Why Do We Procrastinate?

Though we all know what procrastination feels like, few of us have thought about why we’re so easily tempted to put things off. Meurisse contends that procrastination is a holdover from earlier stages of human evolution where it served a purpose: When we lived in dangerous environments, our brains needed to protect us from expending energy and taking risks on tasks that weren’t vital to our survival (or our ability to reproduce).

He writes that when you feel compelled to put off a task, it may be because your brain perceives the task as either an unnecessary use of your limited energy or as a potential risk to your physical well-being. After all, your brain has evolved to maximize your chances of survival: Its goal isn’t necessarily to motivate you to take actions that will help you thrive. Meurisse notes that while procrastination served a purpose earlier in human evolution, it can hold you back from accomplishing your goals if you let it get the better of you. 

Is Procrastination an Effective Survival Mechanism? 

If procrastination evolved to help us survive, as Meurisse contends, then how well did it serve that purpose? Quite well, evidence suggests. Physician Sharad P. Paul, author of The Genetics of Health, notes that procrastination has been passed down through generations of humans (and still plagues modern humans today), which indicates that procrastination was effective in helping our ancestors to survive longer. Early humans who spent time in the safety of their caves, sharpening their tools or perfecting their battle strategy, probably stayed out of conflict and out of harm’s way. That made them more likely to live long enough to reproduce and to pass the trait of procrastination along to their children.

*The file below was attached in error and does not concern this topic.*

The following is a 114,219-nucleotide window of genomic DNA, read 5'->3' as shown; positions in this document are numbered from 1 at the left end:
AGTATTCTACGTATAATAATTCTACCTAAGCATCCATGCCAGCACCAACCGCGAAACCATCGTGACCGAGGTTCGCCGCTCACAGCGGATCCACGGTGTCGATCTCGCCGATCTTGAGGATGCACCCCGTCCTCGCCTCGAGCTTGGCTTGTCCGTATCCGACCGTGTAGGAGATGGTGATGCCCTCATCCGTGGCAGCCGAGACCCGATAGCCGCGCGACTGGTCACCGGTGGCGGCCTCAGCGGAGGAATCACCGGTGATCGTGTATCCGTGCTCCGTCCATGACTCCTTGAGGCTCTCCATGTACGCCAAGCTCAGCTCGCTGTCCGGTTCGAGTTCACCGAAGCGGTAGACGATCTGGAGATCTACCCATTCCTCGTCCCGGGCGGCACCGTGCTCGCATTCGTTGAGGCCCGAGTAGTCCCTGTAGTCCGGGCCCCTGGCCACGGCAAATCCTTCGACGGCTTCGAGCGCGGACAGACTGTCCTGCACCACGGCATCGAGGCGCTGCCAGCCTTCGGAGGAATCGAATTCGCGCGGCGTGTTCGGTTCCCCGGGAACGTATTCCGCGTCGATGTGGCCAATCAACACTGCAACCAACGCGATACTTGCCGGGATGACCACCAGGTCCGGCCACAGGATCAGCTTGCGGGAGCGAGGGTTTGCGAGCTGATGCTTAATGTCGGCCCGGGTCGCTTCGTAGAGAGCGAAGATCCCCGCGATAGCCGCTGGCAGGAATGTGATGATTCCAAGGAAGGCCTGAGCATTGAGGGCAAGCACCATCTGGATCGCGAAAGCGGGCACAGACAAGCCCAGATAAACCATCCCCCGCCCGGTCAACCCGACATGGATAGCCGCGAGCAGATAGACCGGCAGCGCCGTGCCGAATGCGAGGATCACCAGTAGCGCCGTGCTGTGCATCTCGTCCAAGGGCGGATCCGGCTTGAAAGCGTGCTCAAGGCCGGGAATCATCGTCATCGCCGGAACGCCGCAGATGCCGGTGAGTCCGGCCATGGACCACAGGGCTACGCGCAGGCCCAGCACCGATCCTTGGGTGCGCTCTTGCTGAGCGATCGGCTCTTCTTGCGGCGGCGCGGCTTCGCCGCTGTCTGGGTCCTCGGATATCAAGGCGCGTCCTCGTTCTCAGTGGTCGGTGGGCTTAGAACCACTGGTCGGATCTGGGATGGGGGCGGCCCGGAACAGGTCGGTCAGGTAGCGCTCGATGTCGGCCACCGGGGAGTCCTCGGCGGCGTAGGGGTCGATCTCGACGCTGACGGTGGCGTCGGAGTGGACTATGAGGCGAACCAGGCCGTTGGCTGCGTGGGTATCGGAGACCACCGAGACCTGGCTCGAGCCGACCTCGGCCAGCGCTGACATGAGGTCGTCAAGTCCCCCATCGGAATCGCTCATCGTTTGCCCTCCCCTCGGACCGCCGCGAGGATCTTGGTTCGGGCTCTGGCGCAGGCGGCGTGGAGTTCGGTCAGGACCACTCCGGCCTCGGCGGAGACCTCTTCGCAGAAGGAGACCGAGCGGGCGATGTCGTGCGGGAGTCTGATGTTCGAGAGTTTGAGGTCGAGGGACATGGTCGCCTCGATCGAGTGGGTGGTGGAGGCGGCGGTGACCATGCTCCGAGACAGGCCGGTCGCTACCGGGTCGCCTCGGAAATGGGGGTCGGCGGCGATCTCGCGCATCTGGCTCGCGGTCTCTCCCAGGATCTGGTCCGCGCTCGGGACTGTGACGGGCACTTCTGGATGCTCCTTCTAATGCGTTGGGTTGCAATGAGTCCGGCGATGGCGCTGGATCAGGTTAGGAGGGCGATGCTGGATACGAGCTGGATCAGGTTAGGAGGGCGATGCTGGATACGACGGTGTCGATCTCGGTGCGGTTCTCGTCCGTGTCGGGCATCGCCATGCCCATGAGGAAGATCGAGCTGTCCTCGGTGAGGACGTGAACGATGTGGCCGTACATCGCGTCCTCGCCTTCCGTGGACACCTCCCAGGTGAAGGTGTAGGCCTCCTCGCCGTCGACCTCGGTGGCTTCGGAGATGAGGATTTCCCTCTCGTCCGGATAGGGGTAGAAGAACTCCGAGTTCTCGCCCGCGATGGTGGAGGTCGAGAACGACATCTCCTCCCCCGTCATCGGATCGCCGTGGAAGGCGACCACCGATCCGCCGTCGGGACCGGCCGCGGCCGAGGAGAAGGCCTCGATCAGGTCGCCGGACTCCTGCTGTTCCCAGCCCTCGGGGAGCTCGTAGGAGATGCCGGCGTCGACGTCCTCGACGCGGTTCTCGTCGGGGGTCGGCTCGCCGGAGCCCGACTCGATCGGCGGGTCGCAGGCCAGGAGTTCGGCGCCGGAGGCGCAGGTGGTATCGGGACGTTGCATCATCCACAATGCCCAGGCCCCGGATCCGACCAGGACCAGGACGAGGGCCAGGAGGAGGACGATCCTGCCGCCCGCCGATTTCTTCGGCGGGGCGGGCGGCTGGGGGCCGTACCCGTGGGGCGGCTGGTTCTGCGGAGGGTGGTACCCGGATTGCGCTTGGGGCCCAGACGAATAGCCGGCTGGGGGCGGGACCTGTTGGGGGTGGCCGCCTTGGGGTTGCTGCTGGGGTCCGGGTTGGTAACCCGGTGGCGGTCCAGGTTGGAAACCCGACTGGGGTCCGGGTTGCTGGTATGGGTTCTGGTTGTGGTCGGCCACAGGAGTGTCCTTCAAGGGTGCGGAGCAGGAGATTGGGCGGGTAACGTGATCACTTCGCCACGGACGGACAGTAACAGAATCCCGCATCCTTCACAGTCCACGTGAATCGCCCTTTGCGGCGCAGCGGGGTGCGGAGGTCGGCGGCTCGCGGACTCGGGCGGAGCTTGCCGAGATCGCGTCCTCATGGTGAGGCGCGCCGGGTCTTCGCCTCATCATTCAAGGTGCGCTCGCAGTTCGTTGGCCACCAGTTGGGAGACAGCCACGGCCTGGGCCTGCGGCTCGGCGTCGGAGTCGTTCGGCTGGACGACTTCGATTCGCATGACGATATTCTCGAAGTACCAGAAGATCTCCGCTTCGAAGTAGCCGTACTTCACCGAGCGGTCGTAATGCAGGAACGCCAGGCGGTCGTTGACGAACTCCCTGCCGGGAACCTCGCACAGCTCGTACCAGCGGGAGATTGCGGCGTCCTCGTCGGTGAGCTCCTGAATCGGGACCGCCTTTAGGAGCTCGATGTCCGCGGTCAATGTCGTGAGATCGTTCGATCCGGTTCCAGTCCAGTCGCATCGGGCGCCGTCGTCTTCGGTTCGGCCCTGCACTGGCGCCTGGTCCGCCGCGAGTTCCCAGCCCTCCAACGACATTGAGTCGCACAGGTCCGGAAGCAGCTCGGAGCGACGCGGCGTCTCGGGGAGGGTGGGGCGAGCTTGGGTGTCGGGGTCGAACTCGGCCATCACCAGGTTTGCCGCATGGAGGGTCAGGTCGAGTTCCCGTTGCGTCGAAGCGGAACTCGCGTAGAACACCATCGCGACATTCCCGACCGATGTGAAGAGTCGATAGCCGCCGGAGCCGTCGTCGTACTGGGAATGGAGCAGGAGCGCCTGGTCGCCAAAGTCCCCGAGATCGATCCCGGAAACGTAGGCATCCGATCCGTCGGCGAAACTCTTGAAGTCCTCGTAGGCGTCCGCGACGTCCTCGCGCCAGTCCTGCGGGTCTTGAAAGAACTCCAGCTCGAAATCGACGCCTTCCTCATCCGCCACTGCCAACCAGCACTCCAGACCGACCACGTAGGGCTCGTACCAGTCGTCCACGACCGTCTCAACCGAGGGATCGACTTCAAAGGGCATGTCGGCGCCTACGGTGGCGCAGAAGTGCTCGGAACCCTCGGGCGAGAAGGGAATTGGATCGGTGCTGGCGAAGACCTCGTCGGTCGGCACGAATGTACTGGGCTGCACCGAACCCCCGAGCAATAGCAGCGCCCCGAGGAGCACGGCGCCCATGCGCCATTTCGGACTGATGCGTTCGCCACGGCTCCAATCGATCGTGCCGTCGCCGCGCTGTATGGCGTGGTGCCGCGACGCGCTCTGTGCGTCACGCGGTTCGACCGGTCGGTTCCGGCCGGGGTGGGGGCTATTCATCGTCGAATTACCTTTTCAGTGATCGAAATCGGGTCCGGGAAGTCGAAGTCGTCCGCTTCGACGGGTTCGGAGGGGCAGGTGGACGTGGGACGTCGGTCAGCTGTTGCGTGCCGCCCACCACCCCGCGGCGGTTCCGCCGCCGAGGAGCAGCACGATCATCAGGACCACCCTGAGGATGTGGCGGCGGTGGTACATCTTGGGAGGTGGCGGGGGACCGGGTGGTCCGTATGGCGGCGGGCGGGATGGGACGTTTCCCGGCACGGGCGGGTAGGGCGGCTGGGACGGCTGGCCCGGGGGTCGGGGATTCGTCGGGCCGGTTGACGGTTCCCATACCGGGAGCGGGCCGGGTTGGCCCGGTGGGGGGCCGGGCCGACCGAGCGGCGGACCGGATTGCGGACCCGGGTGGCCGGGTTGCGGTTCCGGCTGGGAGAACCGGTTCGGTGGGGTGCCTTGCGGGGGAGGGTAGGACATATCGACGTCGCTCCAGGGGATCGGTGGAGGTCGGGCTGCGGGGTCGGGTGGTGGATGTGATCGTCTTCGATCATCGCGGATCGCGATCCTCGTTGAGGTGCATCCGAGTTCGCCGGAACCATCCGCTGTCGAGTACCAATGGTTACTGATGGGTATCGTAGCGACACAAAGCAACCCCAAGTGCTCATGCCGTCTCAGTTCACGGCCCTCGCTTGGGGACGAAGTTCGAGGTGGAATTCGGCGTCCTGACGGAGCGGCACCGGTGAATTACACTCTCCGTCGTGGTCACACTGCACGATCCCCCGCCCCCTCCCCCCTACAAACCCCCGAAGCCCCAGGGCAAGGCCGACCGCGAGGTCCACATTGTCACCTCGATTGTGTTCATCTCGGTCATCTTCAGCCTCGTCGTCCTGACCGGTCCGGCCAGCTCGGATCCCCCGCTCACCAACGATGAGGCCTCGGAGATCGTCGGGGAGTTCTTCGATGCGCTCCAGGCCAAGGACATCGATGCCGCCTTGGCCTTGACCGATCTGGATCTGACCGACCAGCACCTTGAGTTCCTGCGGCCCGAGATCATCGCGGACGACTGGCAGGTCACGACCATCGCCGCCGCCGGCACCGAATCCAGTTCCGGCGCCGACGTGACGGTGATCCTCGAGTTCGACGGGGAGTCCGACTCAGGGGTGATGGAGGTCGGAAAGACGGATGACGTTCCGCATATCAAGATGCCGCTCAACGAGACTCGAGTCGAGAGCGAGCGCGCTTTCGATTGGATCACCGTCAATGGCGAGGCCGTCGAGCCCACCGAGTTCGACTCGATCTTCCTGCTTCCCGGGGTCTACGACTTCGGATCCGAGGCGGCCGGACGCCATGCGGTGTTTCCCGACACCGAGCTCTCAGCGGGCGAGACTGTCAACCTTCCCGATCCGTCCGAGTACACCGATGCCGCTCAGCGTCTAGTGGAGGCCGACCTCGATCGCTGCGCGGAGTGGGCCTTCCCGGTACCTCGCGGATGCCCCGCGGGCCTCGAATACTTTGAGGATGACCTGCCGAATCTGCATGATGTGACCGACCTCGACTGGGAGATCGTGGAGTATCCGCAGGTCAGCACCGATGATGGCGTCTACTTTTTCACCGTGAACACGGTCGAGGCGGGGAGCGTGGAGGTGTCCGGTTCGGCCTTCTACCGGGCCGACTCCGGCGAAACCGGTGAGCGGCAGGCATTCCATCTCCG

Some scientists understand procrastination as the result of a conflict between two parts of your brain, including one that evolved to protect early humans from danger. When you face a difficult or unpleasant task, the limbic system (an evolutionarily older part of your brain involved in your emotional responses) and the prefrontal cortex (an evolutionarily newer part of your brain involved in decision-making) compete to determine how you’ll behave. When the limbic system wins, you tend to put the task off until later. And it turns out that the limbic system wins a lot: That’s because its responses are almost automatic, and that speed helps it make sure you survive to see (and procrastinate) another day. 
Why We Procrastinate: Putting Things Off for Survival

Katie Doll

Somehow, Katie was able to pull off her childhood dream of creating a career around books after graduating with a degree in English and a concentration in Creative Writing. Her preferred genre of books has changed drastically over the years, from fantasy/dystopian young-adult to moving novels and non-fiction books on the human experience. Katie especially enjoys reading and writing about all things television, good and bad.